Artists of color are oftentimes overlooked due to lack of exposure, and this is especially true in Atlanta. In order to showcase this city’s diverse dance artists and their abundant creative works, choreographer and drag artist Corian Ellisor has initiated a project titled veraCity.
The production, which runs June 24 at 7 Stages Theatre at 3:00 and 7:00 p.m., will offer works by Atlanta-based artists of color, including Okwae A. Miller & Artists, Morgan Carlisle, Kamali Hill, Anicka Austin, Jessica Bertram, PhaeMonae Brooks and Lyrric Cosby Jackson.
Ellisor’s persistence for community-building and art advocacy is what makes him such an essential part of this project. “It is important to give back to the community because I get helped by helping others,” he says. “We rise up together.”
A native of Houston and former member of CORE Performance Company, Ellisor has remained active in the LGBT community and has collaborated with various artists across the nation. He was featured in Creative Loafing’s “20 People to Watch” in 2013 for his drag performance as Ellisorus Rex. He also participated in WonderRoot’s Walthall Fellowship, where he worked closely with Lauri Stallings, founder and artistic director of glo.
Ellisor has made it his mission to produce impactful stories that could unite audiences across ethnic, gender and socioeconomic backgrounds. He has become a powerhouse on the stage and does not shy away from sensitive themes to create intimate choreographic pieces that echo his fight for unity.
Ellisor recently sat down with ArtsATL and revealed his motivations behind this show and why he chose to work with numerous performance artists of color.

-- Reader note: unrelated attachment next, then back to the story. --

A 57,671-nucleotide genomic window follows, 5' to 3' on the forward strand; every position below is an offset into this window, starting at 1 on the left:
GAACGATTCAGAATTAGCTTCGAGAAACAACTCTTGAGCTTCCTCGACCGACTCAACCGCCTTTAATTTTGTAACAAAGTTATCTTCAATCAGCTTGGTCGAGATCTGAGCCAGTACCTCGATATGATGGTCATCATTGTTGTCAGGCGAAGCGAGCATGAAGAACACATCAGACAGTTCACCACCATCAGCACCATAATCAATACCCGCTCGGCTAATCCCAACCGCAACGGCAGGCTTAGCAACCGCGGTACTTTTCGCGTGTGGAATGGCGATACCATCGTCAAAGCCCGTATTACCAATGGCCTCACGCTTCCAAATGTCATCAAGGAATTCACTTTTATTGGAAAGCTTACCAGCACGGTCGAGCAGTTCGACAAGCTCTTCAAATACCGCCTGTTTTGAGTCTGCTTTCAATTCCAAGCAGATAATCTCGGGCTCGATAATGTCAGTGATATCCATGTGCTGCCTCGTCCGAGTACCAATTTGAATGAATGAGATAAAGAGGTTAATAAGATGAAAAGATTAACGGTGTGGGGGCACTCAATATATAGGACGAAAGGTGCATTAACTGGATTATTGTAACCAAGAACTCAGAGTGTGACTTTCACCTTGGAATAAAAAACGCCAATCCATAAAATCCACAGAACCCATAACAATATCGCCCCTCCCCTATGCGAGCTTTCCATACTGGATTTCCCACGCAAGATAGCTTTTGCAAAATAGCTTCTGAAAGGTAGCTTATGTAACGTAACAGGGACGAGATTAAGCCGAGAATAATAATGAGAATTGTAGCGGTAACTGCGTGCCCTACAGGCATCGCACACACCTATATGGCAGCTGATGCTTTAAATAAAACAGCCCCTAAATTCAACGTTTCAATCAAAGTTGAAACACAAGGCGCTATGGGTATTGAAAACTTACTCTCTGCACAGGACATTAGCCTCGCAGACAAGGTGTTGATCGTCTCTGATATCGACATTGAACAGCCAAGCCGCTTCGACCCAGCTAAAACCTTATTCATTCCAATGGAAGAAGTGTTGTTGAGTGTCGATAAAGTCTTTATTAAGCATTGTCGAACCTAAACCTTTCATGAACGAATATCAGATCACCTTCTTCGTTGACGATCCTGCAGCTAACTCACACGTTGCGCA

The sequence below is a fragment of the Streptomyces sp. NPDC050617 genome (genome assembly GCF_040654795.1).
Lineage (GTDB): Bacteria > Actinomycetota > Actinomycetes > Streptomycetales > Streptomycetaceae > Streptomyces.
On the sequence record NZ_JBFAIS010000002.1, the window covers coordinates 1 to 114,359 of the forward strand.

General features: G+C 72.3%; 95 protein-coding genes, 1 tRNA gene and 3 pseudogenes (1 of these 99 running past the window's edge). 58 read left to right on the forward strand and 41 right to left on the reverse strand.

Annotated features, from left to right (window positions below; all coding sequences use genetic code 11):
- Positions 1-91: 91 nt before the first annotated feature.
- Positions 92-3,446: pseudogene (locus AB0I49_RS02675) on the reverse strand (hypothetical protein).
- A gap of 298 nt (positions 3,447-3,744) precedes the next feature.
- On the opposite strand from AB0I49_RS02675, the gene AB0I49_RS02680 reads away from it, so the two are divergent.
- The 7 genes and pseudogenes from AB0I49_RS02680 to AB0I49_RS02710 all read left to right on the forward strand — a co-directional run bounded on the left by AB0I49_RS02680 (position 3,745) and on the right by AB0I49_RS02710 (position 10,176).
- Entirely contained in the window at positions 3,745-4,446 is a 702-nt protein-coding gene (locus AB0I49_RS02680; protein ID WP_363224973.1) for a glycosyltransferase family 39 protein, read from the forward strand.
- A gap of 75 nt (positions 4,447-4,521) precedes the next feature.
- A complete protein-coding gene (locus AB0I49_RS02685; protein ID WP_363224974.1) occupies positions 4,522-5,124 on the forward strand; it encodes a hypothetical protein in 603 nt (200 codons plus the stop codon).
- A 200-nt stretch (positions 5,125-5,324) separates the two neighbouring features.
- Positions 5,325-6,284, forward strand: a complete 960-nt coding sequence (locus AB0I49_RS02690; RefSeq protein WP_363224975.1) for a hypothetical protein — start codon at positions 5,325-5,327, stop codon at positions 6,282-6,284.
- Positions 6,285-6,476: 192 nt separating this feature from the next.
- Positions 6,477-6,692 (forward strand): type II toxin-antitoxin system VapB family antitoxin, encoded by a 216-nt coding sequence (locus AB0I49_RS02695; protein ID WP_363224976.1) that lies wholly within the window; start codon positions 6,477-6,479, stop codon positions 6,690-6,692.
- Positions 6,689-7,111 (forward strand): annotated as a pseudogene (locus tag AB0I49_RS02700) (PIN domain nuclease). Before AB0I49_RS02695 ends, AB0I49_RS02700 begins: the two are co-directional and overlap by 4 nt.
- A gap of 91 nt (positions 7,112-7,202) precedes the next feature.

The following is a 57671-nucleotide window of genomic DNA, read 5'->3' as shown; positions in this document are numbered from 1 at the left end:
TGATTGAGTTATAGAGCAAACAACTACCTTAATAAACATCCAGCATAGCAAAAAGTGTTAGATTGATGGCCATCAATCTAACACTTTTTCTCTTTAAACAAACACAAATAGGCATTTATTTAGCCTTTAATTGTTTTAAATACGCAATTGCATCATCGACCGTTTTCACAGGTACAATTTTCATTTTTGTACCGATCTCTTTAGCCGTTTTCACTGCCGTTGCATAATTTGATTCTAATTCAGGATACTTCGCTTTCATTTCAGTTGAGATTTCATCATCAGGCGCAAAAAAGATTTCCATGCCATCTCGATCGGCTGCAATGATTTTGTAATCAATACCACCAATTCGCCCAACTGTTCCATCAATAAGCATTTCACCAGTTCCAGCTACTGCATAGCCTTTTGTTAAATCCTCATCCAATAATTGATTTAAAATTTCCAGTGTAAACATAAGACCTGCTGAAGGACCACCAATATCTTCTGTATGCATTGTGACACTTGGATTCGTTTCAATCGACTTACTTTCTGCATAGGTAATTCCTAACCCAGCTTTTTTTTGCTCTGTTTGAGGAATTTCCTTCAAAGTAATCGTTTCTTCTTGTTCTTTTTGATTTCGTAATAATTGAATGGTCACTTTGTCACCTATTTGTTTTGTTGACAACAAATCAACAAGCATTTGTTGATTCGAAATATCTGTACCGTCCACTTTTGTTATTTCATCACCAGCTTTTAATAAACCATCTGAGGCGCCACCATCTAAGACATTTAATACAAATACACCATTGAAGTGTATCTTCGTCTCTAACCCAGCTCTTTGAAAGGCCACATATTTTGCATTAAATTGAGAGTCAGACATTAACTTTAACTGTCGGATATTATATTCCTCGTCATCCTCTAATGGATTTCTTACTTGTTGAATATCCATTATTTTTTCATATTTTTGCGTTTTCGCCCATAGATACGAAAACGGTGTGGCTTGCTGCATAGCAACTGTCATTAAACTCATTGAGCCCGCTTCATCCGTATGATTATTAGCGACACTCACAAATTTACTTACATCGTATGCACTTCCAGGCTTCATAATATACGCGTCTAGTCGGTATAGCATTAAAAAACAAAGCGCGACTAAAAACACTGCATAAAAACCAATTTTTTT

ArtsATL: What inspired you to head such an ambitious project like veraCity?
Ellisor: Unfortunately, a lot of work that is considered “high art” excludes the work of artists of color. There could be more opportunities for artists of color, but the artistic community in Atlanta is directed toward a very specific type of audience rather than engaging with all viewers. That division feels like a tightrope to me. How do I position myself as an artist to be strong in my truth but also engage as many people as possible? It’s difficult to constantly balance the two. But four years ago, I decided that I needed to create the art that I wanted to see. This choice led me to the project I’m working on now — veraCity.
ArtsATL: Would you mind telling audiences what the show is about?
Ellisor: The capital “C” in veraCity is meant to emphasize that this project is very urban. It’s about the city, our city, Atlanta. This production is very diverse — age, race, ethnicity, dance style, etc. — and I purposefully chose to work with artists that are very different from each other because I want to show audiences that Atlanta has a versatile art community that doesn’t always get exposed.
ArtsATL: Is there a common theme throughout the show?
Ellisor: We didn’t choose a theme to connect each work, because I didn’t think it was necessary to get the message across. The message is to simply look at everything Atlanta has to offer. Each artist somehow gravitated toward the notion of empowerment. So, there is some connection there throughout each piece, but that wasn’t planned.
ArtsATL: What was it like coordinating this production with all the artists?